It was time to pack our bags and head to the Bonavista peninsula for three nights in a most beautiful place. The rain rained and the wind blew but also the sun shone and we had a great time. The Eriksen guest house in Trinity was to be our base. It had one special feature that we came to love, the large communal sitting-room. This was shared by the occupants of the six bedrooms on the upper floor. We got to know some super fellow guests, all Canadian or, in one case, long term immigrants from the UK.
The guest house did evening meals and we dined there on our first night but for the other two nights we went to the Dock Marina Restaurant on the waterfront with some of our fellow travellers. The Dock Marina was more café style than restaurant with its gingham tablecloths and rambling menu. Whether you had one course or umpteen course or even just a drink, was up to you.. On both nights we ate the national dish of cod. It was prepared in many different styles to suit every palate. Our favourites were the traditional deep fried cod fillets (1,2,3 to suit) and cod au gratin, baked in a white sauce and topped with melted cheese.
On the first visit there were six of us and a good time was had by all but on the second night there was just ourselves and our new found (in Newfoundland!!) friends Peter and Eirian from Calgary in Alberta. Our waitress turned out to have been hired to run the business side of affairs and the accounts but also liked to work at the sharp end. Weren’t we lucky. We were the last guests of the evening and we heard people who were already eating mildly complaining that some dishes were not available. When two of our party asked for cod au gratin, one of the dishes off the menu, the waitress said “don’t worry I’ll get the chef to make some fresh”. And so she did. Whether it was because we had travelled so far or because she took a liking to us is anyone’s guess.
Each time she came to our table she told us, unprompted, another bit about her background and life in Trinity. It was all fascinating. She had had a child at 17, the relationship with the father deepened and they married. That first baby, a daughter, had her own first child at 17 a few years ago. So we were listening to a grandmother, under forty, whose compelling storytelling was riveting. Along the way she and her husband had acquired qualifications, a good home and a close relationship with their children and grandchild – essentially they were all young together. We all agreed that we had never encountered such glowing contentment.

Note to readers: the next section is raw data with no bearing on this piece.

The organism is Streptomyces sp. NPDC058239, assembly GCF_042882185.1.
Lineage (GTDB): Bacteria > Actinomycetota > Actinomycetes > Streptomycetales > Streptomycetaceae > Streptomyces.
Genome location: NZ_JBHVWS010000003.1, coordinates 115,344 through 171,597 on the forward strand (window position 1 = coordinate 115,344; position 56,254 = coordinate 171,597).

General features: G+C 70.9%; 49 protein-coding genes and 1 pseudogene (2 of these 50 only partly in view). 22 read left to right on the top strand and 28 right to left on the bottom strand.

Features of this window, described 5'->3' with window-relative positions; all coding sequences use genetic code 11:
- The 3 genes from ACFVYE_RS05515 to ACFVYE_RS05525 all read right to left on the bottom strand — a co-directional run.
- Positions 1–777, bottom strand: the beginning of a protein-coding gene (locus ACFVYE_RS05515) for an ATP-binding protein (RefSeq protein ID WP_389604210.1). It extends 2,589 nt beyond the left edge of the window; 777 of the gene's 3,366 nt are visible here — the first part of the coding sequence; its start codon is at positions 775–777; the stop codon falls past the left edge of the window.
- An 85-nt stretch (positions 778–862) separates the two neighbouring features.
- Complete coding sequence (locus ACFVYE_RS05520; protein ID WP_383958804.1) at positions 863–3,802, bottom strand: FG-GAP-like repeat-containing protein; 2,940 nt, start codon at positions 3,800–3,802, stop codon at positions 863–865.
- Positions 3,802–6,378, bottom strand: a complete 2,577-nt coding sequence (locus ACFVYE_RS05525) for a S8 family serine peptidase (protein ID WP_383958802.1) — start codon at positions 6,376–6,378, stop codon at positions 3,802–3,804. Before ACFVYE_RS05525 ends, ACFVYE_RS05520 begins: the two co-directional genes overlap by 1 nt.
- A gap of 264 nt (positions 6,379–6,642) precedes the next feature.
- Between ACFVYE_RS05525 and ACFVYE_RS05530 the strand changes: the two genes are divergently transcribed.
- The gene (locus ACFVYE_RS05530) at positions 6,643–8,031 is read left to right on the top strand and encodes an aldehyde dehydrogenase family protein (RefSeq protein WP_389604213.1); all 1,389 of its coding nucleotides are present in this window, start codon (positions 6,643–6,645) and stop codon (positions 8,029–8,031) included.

The Skerwink Trail is a relatively short trail but is one of the most dramatic I’ve been on, if you discount the Cuillin Ridge on Skye which is way beyond my capabilities nowadays. It’s a relatively short walk and starts tamely across level terrain and into woodland. Underfoot, the path is very well maintained and way-marking is clear. After a short distance the path forks. To the right it indicates an inland variation whilst to the left it says “caution” and hints at high cliffs. We took the latter. And within less than a minute, suddenly, there’s a small break in the trees and we’re standing right on top of a sheer 100 metre cliff looking down on a number of sea stacks. Amazing.
The rock of Newfoundland is largely sedimentary sandstone giving a general flatness to the whole island. However, at Skerwink Head, the rock has been shifted through 90⁰ and the result is massive slabs of rock pointing skywards. The Atlantic gales have then done their work eroding the rock and leaving numerous sea stacks and the cliffs. Most of the headland is covered in conifers and general scrub. The trees are mature but the constant high winds keep their heights low, typically under 5 metres.
The path skimmed the cliff edge with regular breaks in the trees to get close to the drops. Some of the gaps had bench seats so you could sit and marvel at the rock formations. Where the path climbed or descended over bluffs wooden steps had been laid. And each tread had wire mesh to improve grip in the near constant damp conditions. This may sound too severely regimented but it was really justified. Without the clear path the surface would become dangerously eroded, especially so close to the big drops.